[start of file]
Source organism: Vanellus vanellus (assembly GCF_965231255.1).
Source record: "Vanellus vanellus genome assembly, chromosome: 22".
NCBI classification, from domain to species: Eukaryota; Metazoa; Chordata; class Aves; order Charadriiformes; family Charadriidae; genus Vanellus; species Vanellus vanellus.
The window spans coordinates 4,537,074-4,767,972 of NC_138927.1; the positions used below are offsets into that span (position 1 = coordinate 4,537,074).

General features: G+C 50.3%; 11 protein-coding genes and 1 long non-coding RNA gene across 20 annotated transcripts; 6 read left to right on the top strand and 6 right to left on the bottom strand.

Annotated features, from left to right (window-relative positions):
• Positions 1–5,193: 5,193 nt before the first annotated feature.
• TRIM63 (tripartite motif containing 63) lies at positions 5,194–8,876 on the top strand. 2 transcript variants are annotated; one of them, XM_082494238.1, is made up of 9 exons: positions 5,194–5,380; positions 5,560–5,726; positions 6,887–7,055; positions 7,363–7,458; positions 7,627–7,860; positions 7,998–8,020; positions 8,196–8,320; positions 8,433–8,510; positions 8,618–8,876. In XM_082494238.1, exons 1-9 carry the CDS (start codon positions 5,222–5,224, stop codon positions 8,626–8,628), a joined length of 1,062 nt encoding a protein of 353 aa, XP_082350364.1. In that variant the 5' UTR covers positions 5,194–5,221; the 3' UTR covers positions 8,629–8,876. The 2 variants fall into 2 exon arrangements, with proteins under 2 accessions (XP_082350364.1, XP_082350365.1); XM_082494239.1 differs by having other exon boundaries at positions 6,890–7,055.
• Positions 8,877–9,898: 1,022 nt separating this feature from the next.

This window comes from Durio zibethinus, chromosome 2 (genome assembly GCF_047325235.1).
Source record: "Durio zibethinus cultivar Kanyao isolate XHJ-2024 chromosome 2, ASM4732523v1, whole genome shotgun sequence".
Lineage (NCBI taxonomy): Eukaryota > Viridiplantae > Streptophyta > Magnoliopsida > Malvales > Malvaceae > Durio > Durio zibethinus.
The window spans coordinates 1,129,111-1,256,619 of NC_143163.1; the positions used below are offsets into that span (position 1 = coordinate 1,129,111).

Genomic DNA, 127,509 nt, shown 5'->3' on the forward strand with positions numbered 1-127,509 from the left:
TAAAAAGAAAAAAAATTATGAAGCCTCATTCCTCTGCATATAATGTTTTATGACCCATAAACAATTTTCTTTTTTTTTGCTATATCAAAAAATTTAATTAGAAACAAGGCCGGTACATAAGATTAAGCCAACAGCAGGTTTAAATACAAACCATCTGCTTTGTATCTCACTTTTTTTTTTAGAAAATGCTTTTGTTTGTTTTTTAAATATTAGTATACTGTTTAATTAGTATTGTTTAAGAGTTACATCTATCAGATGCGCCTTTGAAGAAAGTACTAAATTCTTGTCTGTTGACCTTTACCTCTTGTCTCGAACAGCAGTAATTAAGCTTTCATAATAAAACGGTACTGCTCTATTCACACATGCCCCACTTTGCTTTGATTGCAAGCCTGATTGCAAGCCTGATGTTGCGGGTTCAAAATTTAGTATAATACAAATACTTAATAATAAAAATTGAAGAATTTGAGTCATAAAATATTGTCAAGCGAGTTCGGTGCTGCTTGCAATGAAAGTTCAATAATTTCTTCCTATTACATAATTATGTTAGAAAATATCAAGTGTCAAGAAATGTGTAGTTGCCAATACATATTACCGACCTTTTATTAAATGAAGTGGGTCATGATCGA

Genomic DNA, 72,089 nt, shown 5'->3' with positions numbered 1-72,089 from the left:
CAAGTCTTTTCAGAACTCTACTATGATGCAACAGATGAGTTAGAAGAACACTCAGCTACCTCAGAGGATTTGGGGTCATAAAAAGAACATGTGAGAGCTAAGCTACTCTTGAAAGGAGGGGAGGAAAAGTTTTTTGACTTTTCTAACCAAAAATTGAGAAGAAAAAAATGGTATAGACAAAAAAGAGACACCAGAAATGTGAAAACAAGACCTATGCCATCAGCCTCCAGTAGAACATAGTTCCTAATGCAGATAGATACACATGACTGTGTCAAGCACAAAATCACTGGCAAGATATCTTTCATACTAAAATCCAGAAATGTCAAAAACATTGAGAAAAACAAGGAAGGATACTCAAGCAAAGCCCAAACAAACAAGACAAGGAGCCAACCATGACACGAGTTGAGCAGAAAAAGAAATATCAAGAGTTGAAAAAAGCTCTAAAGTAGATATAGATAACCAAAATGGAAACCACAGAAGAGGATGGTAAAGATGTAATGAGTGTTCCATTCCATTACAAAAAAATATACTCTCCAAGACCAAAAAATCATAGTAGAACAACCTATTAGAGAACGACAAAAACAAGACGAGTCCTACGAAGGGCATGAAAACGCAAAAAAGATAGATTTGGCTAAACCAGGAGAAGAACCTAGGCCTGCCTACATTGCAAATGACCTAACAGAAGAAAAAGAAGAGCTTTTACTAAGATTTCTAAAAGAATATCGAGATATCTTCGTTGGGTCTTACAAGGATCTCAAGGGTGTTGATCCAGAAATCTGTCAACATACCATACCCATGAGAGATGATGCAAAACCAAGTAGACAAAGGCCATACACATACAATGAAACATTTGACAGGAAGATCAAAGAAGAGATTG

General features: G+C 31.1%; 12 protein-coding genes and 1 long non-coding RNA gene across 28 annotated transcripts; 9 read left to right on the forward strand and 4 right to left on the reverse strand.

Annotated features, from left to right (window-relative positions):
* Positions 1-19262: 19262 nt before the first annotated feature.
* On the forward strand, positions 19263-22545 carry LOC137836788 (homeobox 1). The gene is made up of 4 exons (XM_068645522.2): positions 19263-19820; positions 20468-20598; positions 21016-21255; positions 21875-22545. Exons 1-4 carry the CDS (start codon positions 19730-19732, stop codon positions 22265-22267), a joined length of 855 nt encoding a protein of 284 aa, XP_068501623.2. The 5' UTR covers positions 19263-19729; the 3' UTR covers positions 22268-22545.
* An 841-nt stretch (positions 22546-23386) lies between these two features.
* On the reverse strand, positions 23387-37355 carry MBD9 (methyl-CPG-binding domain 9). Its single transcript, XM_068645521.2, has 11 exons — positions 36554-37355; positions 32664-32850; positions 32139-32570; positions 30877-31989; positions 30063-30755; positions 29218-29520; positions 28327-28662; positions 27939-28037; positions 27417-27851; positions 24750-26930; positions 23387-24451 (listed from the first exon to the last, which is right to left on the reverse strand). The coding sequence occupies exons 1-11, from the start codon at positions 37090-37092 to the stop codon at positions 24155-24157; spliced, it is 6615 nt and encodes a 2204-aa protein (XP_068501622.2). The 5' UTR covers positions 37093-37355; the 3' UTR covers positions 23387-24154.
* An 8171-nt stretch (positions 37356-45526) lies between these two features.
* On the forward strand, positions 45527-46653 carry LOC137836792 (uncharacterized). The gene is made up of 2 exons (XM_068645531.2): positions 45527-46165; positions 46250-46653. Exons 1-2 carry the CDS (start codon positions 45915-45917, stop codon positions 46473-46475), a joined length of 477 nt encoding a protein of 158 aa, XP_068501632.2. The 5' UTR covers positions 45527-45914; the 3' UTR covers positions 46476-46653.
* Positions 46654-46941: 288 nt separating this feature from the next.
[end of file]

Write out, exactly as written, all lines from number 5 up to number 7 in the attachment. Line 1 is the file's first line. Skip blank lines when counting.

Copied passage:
General features: G+C 50.3%; 11 protein-coding genes and 1 long non-coding RNA gene across 20 annotated transcripts; 6 read left to right on the top strand and 6 right to left on the bottom strand.

Annotated features, from left to right (window-relative positions):
• Positions 1–5,193: 5,193 nt before the first annotated feature.